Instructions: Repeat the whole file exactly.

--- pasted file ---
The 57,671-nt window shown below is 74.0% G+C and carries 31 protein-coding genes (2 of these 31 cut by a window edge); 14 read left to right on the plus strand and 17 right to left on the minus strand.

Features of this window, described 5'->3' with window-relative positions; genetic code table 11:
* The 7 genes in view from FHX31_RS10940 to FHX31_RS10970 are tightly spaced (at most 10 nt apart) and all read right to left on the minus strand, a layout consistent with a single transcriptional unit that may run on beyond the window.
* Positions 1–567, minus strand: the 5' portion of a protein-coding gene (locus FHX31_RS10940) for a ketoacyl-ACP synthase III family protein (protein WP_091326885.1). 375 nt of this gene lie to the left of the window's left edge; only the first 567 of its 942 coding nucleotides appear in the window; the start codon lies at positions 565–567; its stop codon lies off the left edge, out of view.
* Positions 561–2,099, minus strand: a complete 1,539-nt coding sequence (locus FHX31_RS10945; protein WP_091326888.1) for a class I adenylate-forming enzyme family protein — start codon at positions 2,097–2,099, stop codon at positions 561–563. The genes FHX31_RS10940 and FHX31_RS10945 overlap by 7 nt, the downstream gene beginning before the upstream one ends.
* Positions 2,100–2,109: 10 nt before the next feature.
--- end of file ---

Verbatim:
The 57,671-nt window shown below is 74.0% G+C and carries 31 protein-coding genes (2 of these 31 cut by a window edge); 14 read left to right on the plus strand and 17 right to left on the minus strand.

Features of this window, described 5'->3' with window-relative positions; genetic code table 11:
* The 7 genes in view from FHX31_RS10940 to FHX31_RS10970 are tightly spaced (at most 10 nt apart) and all read right to left on the minus strand, a layout consistent with a single transcriptional unit that may run on beyond the window.
* Positions 1–567, minus strand: the 5' portion of a protein-coding gene (locus FHX31_RS10940) for a ketoacyl-ACP synthase III family protein (protein WP_091326885.1). 375 nt of this gene lie to the left of the window's left edge; only the first 567 of its 942 coding nucleotides appear in the window; the start codon lies at positions 565–567; its stop codon lies off the left edge, out of view.
* Positions 561–2,099, minus strand: a complete 1,539-nt coding sequence (locus FHX31_RS10945; protein WP_091326888.1) for a class I adenylate-forming enzyme family protein — start codon at positions 2,097–2,099, stop codon at positions 561–563. The genes FHX31_RS10940 and FHX31_RS10945 overlap by 7 nt, the downstream gene beginning before the upstream one ends.
* Positions 2,100–2,109: 10 nt before the next feature.